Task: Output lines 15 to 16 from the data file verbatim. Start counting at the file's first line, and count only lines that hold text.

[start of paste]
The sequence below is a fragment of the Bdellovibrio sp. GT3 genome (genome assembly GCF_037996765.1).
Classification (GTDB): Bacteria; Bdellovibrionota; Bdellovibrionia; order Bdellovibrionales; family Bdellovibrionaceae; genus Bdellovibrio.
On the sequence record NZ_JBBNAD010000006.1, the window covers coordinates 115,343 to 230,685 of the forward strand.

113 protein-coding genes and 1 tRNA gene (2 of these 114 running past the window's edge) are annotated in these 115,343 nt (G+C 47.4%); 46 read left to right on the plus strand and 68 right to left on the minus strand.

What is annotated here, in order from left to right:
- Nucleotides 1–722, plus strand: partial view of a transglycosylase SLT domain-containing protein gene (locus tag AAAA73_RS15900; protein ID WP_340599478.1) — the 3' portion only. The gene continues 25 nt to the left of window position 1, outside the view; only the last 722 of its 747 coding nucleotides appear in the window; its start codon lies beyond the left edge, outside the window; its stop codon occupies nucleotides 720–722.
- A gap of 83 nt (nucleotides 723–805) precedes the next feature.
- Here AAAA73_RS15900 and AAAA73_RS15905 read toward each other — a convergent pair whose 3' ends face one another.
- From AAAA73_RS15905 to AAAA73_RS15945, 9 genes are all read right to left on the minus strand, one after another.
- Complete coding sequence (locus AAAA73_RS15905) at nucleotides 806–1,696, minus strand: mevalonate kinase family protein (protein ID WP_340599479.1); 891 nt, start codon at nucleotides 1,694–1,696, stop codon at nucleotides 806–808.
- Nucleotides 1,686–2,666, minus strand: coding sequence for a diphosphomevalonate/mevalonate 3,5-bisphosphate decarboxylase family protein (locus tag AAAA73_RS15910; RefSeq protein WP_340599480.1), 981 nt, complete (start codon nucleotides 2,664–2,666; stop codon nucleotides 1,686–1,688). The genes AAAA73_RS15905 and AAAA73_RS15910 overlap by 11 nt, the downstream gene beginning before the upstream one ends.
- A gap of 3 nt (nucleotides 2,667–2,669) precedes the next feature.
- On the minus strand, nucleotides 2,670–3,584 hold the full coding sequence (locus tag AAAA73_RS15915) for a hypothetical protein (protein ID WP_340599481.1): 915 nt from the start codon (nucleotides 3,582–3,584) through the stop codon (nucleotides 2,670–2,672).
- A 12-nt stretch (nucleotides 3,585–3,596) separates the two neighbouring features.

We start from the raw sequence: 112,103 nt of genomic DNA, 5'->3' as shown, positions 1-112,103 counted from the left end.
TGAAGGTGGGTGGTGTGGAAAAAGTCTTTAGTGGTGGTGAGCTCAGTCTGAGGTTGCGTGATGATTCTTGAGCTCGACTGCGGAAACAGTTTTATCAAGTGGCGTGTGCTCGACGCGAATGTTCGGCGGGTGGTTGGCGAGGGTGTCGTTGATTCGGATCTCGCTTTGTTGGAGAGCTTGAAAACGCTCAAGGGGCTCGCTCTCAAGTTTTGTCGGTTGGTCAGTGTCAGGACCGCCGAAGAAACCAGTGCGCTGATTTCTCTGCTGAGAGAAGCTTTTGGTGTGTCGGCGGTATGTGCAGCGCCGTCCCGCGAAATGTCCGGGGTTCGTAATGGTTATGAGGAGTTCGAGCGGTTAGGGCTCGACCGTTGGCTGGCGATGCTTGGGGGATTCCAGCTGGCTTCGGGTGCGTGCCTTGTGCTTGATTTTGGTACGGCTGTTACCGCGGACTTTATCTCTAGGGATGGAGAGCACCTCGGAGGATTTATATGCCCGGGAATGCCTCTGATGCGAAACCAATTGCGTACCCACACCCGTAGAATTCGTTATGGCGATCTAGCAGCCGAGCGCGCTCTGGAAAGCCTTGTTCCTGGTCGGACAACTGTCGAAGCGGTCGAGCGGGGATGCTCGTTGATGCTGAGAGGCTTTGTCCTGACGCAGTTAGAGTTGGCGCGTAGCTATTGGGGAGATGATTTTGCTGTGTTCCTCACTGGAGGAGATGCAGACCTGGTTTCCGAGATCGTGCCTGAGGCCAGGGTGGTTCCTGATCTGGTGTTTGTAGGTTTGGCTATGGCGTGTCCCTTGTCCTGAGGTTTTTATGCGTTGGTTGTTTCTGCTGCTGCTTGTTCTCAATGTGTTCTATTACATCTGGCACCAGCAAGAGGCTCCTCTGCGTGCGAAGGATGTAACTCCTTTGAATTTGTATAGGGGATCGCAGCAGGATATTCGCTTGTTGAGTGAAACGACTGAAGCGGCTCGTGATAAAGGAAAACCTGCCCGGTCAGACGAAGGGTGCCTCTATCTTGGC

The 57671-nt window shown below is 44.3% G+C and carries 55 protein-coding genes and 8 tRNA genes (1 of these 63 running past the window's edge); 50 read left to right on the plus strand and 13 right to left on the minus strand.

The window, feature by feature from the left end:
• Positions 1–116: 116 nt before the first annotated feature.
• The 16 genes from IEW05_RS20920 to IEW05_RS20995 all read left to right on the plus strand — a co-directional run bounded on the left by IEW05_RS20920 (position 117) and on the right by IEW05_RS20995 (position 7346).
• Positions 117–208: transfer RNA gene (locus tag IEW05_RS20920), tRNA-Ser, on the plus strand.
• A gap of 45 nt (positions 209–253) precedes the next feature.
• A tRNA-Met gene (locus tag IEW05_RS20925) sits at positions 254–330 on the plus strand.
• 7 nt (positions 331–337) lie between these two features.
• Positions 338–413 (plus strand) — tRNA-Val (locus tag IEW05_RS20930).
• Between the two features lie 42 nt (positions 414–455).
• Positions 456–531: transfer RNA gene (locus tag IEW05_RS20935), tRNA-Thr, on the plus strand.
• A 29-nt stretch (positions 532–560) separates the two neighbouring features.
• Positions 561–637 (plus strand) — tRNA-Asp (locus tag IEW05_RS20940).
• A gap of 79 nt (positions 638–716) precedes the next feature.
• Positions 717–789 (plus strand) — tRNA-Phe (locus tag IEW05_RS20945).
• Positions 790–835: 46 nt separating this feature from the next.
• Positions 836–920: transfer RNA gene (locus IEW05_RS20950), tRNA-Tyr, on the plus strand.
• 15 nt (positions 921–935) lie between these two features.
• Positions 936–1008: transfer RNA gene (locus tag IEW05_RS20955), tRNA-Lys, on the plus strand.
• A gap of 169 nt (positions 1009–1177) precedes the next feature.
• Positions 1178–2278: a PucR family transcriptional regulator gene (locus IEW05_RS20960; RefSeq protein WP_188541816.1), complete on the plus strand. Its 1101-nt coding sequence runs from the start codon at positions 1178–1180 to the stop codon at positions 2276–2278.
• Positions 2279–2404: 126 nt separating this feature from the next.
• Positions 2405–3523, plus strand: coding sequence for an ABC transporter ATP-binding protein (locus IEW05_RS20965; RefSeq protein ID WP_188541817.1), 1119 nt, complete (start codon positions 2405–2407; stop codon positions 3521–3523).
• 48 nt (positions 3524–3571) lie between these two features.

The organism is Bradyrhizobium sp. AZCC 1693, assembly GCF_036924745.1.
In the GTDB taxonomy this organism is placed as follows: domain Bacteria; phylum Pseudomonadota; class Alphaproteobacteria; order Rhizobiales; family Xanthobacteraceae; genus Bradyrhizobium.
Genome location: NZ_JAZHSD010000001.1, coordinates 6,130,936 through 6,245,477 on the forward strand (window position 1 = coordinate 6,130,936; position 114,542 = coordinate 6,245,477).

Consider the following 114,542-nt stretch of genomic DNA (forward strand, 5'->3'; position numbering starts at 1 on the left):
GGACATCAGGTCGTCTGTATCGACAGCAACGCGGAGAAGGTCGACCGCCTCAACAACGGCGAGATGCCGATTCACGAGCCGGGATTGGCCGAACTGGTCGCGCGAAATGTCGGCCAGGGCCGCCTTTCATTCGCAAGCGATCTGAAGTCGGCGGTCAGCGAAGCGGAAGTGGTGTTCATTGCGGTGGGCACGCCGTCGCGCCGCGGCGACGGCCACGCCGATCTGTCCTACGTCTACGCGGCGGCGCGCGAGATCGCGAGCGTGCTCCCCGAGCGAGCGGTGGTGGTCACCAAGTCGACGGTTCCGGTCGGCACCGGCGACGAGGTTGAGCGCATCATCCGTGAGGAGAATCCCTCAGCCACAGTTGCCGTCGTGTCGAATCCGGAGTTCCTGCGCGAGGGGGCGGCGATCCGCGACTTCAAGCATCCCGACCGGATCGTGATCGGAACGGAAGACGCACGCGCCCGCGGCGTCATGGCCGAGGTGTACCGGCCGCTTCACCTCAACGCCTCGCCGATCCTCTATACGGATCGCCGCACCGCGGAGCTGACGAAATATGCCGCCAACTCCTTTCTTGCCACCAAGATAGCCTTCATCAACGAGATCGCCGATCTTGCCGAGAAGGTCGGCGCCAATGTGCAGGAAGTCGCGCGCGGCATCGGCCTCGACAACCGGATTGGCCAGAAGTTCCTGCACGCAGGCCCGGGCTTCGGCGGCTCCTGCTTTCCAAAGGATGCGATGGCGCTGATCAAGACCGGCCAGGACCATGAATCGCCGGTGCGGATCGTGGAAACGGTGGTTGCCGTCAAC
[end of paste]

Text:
We start from the raw sequence: 112,103 nt of genomic DNA, 5'->3' as shown, positions 1-112,103 counted from the left end.
TGAAGGTGGGTGGTGTGGAAAAAGTCTTTAGTGGTGGTGAGCTCAGTCTGAGGTTGCGTGATGATTCTTGAGCTCGACTGCGGAAACAGTTTTATCAAGTGGCGTGTGCTCGACGCGAATGTTCGGCGGGTGGTTGGCGAGGGTGTCGTTGATTCGGATCTCGCTTTGTTGGAGAGCTTGAAAACGCTCAAGGGGCTCGCTCTCAAGTTTTGTCGGTTGGTCAGTGTCAGGACCGCCGAAGAAACCAGTGCGCTGATTTCTCTGCTGAGAGAAGCTTTTGGTGTGTCGGCGGTATGTGCAGCGCCGTCCCGCGAAATGTCCGGGGTTCGTAATGGTTATGAGGAGTTCGAGCGGTTAGGGCTCGACCGTTGGCTGGCGATGCTTGGGGGATTCCAGCTGGCTTCGGGTGCGTGCCTTGTGCTTGATTTTGGTACGGCTGTTACCGCGGACTTTATCTCTAGGGATGGAGAGCACCTCGGAGGATTTATATGCCCGGGAATGCCTCTGATGCGAAACCAATTGCGTACCCACACCCGTAGAATTCGTTATGGCGATCTAGCAGCCGAGCGCGCTCTGGAAAGCCTTGTTCCTGGTCGGACAACTGTCGAAGCGGTCGAGCGGGGATGCTCGTTGATGCTGAGAGGCTTTGTCCTGACGCAGTTAGAGTTGGCGCGTAGCTATTGGGGAGATGATTTTGCTGTGTTCCTCACTGGAGGAGATGCAGACCTGGTTTCCGAGATCGTGCCTGAGGCCAGGGTGGTTCCTGATCTGGTGTTTGTAGGTTTGGCTATGGCGTGTCCCTTGTCCTGAGGTTTTTATGCGTTGGTTGTTTCTGCTGCTGCTTGTTCTCAATGTGTTCTATTACATCTGGCACCAGCAAGAGGCTCCTCTGCGTGCGAAGGATGTAACTCCTTTGAATTTGTATAGGGGATCGCAGCAGGATATTCGCTTGTTGAGTGAAACGACTGAAGCGGCTCGTGATAAAGGAAAACCTGCCCGGTCAGACGAAGGGTGCCTCTATCTTGGC